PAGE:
DEMAND AND SUPPLY
This lecture examines the basic Demand/Supply model that is central to microeconomics.
We do so by defining the relationship between Price and Quantity in Demand and Supply
without analyzing the cause of those relationships. We analyze the cause of the relationships
later in the course. We begin with a definition of Microeconomics and Partial Equilibrium
Analysis before explaining the importance of Demand/Supply for markets.
Definition: Microeconomics is the study of individual units in an economy (households,
firms, markets, etc.) and their relationships. This entails the study of the allocation of resources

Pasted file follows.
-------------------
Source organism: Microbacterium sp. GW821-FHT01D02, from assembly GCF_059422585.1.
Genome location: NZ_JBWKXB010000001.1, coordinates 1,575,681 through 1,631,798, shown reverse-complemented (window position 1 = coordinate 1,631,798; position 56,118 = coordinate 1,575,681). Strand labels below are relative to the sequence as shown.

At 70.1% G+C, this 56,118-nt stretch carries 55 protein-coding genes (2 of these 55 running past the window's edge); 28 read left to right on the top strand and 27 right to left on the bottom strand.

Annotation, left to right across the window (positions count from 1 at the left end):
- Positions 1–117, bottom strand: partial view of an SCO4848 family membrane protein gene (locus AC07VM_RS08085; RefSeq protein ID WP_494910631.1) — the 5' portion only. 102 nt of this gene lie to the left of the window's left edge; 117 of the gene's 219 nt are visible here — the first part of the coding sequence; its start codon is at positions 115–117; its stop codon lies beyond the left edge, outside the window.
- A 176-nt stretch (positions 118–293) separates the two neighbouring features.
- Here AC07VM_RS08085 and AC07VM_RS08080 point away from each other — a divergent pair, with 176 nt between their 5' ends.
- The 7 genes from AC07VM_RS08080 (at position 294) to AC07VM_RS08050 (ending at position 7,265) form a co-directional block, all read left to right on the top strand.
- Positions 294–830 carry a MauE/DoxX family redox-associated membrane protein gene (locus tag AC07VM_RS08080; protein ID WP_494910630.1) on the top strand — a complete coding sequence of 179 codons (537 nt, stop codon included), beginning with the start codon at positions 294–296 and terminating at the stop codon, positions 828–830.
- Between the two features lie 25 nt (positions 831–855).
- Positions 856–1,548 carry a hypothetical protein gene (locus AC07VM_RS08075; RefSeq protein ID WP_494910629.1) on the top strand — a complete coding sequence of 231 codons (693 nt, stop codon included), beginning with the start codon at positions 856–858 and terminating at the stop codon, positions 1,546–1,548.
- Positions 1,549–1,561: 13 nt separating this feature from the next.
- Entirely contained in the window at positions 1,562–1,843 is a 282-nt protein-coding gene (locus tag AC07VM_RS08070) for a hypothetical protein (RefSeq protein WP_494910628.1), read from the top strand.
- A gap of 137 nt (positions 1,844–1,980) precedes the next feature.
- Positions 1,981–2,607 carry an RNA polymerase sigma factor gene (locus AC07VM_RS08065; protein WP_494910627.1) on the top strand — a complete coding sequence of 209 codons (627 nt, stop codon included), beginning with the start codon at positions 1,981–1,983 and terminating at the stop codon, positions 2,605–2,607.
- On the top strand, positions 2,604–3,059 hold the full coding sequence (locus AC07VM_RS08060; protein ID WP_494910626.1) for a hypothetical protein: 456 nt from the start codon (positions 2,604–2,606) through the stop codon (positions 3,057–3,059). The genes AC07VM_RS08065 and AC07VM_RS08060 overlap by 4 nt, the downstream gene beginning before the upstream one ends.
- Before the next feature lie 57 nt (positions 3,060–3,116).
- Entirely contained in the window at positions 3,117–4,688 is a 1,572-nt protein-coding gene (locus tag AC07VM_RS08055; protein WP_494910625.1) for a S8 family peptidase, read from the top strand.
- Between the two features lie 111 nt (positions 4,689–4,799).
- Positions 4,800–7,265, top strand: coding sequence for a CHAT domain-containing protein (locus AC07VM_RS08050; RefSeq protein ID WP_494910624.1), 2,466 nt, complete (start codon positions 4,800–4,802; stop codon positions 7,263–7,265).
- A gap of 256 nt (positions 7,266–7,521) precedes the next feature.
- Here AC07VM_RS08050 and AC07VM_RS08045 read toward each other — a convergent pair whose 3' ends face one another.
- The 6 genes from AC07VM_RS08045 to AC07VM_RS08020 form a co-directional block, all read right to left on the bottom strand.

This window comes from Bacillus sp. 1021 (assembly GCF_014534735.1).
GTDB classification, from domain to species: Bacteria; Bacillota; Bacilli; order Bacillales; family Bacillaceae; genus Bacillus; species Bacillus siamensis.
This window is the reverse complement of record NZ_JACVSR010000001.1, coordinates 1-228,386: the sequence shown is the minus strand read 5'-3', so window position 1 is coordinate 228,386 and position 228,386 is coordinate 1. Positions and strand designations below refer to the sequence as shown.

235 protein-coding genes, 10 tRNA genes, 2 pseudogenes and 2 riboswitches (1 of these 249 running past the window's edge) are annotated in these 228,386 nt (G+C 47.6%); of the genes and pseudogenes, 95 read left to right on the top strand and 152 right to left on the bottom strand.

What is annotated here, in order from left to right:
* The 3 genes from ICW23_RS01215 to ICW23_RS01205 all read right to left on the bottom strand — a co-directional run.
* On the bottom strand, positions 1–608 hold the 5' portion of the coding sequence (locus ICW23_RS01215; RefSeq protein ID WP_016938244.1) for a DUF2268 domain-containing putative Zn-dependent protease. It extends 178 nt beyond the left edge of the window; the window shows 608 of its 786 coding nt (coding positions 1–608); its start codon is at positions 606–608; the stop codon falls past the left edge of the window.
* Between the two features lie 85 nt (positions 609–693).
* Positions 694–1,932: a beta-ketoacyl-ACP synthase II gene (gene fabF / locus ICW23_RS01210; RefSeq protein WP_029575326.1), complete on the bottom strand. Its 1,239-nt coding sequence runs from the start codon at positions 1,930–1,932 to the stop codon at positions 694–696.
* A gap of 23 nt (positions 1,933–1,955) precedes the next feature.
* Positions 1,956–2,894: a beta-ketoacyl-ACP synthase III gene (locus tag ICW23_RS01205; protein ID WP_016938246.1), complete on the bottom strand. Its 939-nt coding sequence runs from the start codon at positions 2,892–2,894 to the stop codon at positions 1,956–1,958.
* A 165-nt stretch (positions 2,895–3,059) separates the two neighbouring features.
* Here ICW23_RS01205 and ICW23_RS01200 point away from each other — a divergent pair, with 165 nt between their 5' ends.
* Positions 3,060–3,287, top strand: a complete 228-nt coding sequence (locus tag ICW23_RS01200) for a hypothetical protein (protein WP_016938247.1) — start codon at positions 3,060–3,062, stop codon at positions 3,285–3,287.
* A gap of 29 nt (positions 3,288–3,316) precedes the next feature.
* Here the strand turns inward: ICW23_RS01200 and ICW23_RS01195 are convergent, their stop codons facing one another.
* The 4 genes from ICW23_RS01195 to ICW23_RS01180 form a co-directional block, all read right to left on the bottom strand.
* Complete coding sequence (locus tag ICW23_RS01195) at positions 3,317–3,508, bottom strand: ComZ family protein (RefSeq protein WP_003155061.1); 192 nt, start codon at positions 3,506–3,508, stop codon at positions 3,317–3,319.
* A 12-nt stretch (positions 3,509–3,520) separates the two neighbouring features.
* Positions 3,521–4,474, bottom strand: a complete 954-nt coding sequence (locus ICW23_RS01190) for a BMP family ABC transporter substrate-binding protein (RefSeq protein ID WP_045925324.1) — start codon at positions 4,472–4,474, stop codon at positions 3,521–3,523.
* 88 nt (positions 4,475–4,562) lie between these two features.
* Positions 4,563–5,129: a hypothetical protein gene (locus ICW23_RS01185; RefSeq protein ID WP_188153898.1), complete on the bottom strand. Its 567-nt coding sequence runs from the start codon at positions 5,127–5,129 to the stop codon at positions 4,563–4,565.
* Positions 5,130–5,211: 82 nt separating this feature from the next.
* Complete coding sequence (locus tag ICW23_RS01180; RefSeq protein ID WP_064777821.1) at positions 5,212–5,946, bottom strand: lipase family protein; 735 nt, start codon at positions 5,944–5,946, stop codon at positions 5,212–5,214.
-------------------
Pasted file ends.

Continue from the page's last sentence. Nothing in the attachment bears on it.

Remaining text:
and the distribution of income.
Modern economics relies heavily on two methodological tools: partial equilibrium analysis
Definition: Equilibrium is a state of rest with no tendency to change given existing forces
Definition: Partial Equilibrium Analysis is the analysis of the relationship between two
variables while holding other relevant variables constant (ceteris paribus = other things equal),
then examining the effect of the other variables by systematically examining their variation.
Example At what temperature does water boil? Most people would answer 100 C but in
fact this is only true holding at least two other variables constant: atmospheric pressure (sea
level) and purity of the water (not salty, for example). Scientists use partial equilibrium analysis
all the time to isolate relationships before they analyze the variations caused by changes in other
Definition: General Equilibrium Analysis is the analysis of the relationship between all
variables simultaneously. (We won’t use this approach in this class)